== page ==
I don't dislike the passports. I had fun painting my fingernails in a glittery orange over labor day weekend. I would absolutely dye my beard pan pride colors if I worked in an accepting environment. I'm considering a piercing or two that i could pop a pride bead on, and the pan pride kirby trio keeps screaming in my head to be tattooed onto my chest at my earliest convenience. I crave the opportunity to express my identity, and cherish the chances I get. The sense of pure validation that I can give myself in this way is astounding and wonderful. Living in a city away from my family means I don't have to worry about being outed to a family that would privately shun me anymore. It's awesome! I want to do it, but I hate that I have to do it. It sounds silly but stick with me.
I'm a pansexual, polyamorous cis guy. My primary partner and spouse, Neph, is bisexual, polyamorous, nonbinary, and passes as a cis woman. In our normal everyday life, we are easily and readily perceived as a cis straight couple. It's a privilege we have, we don't have our relationship side-eyed every time we hold hands in public, I don't have to re-out myself every time I introduce my spouse, etc. This perception unfortunately extends to the queer community, as well. If we don't bring along another partner/meta or a queer passport, we get readily excluded from the community. I absolutely hate this. I hate feeling like my identity is a costume I have to wear to be accepted into my own community... even when it's a costume that I'm excited and happy to don. I understand that our spaces should be kept free of those that would harm us, but these aren't exactly fool-proof shibboleths, and we shouldn't be placing these sorts of expectations on each other. Queer people shouldn't and don't owe each other queer presentation. If someone tells you their identity, believe them. If they turn out later to be a bad actor, give them the boot. It's not complicated, we don't need gatekeepers as long as we have good bodyguards.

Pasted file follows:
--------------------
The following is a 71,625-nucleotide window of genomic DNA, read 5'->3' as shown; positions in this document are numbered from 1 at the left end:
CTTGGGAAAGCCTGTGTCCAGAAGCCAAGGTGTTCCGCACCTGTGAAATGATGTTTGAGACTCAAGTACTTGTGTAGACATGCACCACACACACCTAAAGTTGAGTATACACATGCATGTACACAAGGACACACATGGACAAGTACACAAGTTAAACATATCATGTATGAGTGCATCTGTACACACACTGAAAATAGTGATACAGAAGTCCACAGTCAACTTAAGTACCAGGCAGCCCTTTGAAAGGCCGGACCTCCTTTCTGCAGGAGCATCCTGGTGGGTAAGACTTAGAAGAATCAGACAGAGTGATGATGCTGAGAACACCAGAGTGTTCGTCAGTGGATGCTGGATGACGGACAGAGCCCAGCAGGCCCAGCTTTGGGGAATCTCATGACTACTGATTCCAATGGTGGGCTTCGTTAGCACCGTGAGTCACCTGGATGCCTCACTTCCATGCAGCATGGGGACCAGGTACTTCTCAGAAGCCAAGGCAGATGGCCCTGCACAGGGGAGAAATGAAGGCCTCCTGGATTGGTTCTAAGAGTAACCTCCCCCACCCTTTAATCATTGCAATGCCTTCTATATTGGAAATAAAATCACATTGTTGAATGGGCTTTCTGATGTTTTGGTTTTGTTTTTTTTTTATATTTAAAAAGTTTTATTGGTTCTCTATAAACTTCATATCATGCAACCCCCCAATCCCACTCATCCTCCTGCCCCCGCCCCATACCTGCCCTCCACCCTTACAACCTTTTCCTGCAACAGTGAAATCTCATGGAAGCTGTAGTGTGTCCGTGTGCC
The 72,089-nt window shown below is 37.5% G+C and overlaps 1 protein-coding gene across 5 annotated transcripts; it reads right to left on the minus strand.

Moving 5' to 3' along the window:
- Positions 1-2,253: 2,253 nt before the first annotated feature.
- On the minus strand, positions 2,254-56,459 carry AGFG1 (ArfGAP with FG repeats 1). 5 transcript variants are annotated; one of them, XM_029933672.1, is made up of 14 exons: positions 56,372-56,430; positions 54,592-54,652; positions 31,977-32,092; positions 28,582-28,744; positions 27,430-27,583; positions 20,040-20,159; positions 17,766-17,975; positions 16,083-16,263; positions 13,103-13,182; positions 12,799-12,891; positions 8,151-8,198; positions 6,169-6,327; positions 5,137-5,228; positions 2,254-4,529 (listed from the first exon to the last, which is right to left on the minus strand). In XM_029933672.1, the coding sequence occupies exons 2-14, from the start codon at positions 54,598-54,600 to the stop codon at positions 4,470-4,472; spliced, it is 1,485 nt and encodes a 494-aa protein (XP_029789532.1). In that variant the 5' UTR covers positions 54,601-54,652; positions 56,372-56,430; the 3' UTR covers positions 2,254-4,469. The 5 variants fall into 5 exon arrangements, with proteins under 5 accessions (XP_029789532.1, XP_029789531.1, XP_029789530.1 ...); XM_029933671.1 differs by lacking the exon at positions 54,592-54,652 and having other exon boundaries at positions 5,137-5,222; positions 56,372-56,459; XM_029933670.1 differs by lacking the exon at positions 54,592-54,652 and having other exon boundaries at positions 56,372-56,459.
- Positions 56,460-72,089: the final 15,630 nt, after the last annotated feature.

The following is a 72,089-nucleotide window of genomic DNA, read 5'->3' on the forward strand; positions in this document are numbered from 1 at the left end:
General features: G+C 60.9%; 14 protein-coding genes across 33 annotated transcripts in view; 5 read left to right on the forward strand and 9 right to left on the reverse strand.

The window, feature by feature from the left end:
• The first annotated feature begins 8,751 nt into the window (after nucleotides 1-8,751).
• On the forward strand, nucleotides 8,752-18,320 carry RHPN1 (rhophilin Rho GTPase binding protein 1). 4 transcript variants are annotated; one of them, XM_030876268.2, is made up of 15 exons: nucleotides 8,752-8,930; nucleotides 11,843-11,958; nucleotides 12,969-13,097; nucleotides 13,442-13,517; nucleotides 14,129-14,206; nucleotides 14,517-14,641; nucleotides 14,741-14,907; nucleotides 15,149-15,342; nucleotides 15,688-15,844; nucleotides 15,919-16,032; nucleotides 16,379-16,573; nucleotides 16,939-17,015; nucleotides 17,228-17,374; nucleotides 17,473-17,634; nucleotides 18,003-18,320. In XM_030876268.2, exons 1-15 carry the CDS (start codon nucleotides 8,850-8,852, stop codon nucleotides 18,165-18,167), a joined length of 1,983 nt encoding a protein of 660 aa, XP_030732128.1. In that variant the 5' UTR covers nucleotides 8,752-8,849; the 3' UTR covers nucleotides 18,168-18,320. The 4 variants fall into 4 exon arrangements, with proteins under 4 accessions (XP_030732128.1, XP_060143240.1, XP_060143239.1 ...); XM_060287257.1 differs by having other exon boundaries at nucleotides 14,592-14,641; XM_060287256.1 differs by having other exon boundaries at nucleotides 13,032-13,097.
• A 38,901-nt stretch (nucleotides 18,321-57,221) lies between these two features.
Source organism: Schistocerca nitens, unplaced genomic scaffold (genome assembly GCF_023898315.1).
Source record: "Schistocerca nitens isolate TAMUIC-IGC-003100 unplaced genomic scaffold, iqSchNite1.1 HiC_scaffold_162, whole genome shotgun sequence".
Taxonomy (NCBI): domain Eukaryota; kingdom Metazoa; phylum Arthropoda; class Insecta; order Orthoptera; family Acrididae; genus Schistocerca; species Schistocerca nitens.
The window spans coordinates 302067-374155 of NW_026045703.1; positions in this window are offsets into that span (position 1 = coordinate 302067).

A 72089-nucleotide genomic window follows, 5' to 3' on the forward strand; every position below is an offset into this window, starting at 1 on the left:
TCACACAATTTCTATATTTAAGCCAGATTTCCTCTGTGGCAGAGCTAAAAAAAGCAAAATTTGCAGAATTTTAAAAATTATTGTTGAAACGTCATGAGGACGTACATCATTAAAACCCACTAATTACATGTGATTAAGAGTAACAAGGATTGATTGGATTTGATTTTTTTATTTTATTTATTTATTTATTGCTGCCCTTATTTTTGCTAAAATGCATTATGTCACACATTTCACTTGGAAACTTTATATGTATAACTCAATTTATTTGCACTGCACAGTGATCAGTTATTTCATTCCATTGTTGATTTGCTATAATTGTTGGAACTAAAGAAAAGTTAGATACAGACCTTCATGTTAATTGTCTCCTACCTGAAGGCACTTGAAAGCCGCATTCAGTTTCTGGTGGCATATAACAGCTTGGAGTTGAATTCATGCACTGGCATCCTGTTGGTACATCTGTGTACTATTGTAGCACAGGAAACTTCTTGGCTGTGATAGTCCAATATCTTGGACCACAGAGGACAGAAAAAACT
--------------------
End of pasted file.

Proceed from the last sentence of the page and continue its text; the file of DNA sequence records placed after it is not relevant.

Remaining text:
My Own Skin
Of course, I also have to question myself here. It's easy to be angry in this way, but I can't deny that I have a lot of internalized homophobia chipping away in my head. When I'm caught in a depressive episode, my depression brain (I named it Malice. It's an asshole!) often won't shut up about it, slinging any number of harmful and problematic things at me. Echoing words I've been told so many times to hurt me, and words that devalue my identity. So of course part of me wonders if maybe this is an inkling of that internalized homophobia. Would I be less angry about this if I was more comfortable with my own identity? Maybe comfort isn't even the right word... how about confident? Would I be less angry about this if I was more confident with my own identity? If I didn't constantly question myself and judge myself, would this bother me? Or is this question itself an example of my lack of confidence, showing that I can't be confident in disliking an expectation set on me?